The members of 'The Substitutes' were
all inspired by the music of the Sixties to start their own
music careers. Though their careers went in different
directions, they all became professional musicians, toured
nationally (and internationally) and recorded albums
and singles. All the while they have retained a love for performing
live and for the music that originally excited them.
The careers of all the
members of the 'The Substitutes' are documented in the Fifth
Edition of 'Who's Who of Australian Rock' published in 2002 by
The Five Mile Press.
Asked Band Questions (youtube videos):
did the band get started?
Why do you only play '60s music?
Where did the name come from?
Who was in the band?
Why do you play music exactly like the record?
Who are the fans?
Why do you talk so much?
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Scott grew up in Manchester (U.K.) and learnt to play guitar
by listening to records by The Beatles, The Hollies and The
Who. His natural ability and a succession of bands lead him to
turn professional in 1972 with the band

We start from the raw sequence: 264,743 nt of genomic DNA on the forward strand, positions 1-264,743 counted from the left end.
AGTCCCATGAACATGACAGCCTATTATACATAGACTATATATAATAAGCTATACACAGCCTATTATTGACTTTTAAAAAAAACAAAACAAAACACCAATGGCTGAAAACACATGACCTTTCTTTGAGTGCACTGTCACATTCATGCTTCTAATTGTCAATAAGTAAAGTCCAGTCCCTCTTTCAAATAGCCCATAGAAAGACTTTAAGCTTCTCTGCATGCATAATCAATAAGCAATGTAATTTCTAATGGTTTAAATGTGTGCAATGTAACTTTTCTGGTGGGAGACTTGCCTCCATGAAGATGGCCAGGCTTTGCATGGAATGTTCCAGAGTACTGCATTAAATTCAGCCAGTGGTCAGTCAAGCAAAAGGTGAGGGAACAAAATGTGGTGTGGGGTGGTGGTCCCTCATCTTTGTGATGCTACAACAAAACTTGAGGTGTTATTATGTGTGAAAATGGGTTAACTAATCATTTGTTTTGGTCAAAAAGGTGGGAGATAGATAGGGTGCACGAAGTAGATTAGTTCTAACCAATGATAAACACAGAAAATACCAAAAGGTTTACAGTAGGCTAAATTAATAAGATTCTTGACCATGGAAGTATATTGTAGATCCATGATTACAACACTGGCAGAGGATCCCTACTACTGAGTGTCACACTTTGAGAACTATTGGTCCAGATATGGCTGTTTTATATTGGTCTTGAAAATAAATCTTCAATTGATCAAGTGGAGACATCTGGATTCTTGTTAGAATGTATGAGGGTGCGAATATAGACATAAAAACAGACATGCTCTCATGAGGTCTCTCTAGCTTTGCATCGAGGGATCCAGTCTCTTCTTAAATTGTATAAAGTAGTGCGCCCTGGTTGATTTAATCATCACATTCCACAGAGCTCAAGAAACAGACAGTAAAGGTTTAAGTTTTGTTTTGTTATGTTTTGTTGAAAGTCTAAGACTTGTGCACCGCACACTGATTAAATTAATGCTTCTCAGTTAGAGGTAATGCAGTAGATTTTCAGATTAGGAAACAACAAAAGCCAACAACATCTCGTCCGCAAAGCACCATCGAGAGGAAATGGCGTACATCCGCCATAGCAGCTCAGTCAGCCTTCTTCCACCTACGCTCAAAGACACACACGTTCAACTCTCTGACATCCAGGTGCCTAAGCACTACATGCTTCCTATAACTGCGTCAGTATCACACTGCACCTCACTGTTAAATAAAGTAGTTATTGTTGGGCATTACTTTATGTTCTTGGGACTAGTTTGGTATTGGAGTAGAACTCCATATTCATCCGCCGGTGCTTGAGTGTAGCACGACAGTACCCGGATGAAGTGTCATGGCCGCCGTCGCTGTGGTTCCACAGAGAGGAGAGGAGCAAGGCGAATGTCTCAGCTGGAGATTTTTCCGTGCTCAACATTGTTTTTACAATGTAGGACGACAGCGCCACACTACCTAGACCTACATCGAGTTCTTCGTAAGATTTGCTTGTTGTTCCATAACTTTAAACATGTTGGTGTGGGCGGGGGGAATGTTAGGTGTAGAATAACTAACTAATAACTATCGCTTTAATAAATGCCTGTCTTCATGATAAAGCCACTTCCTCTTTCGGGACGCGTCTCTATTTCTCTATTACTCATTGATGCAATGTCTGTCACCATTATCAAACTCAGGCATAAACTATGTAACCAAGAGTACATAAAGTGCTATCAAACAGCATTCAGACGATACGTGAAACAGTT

Tiger Fog who were
invited to tour
shortly thereafter. Rebranded
as Chalice, the band found considerable success in both
through extensive touring, the release of 3 singles plus, in
1975, the recording of an Australian album produced by Jon
Neil, as part of Chalice,
performed in concert with David Cassidy, the Doobie Brothers,
Roy Orbison and childhood heroes The Hollies. The band also
appeared on Countdown and other TV music shows as well as in
the TV drama ‘Chopper Squad’ in 1977.
When Chalice broke up in
1979, Neil played first with Albatross and then with
successful early ‘90s cover band The Stealers. In 2000 he
formed the Captain Spalding Trio but in 2004 decided to
‘retire’ from music after a 30 year career.
A casual invitation to play
with the Wendy Stapleton band in 2013 reignited Neil’s
interest in performance again, He has been further inspired by
the opportunity to play the British music of his youth with
the experts in this field, The Substitutes.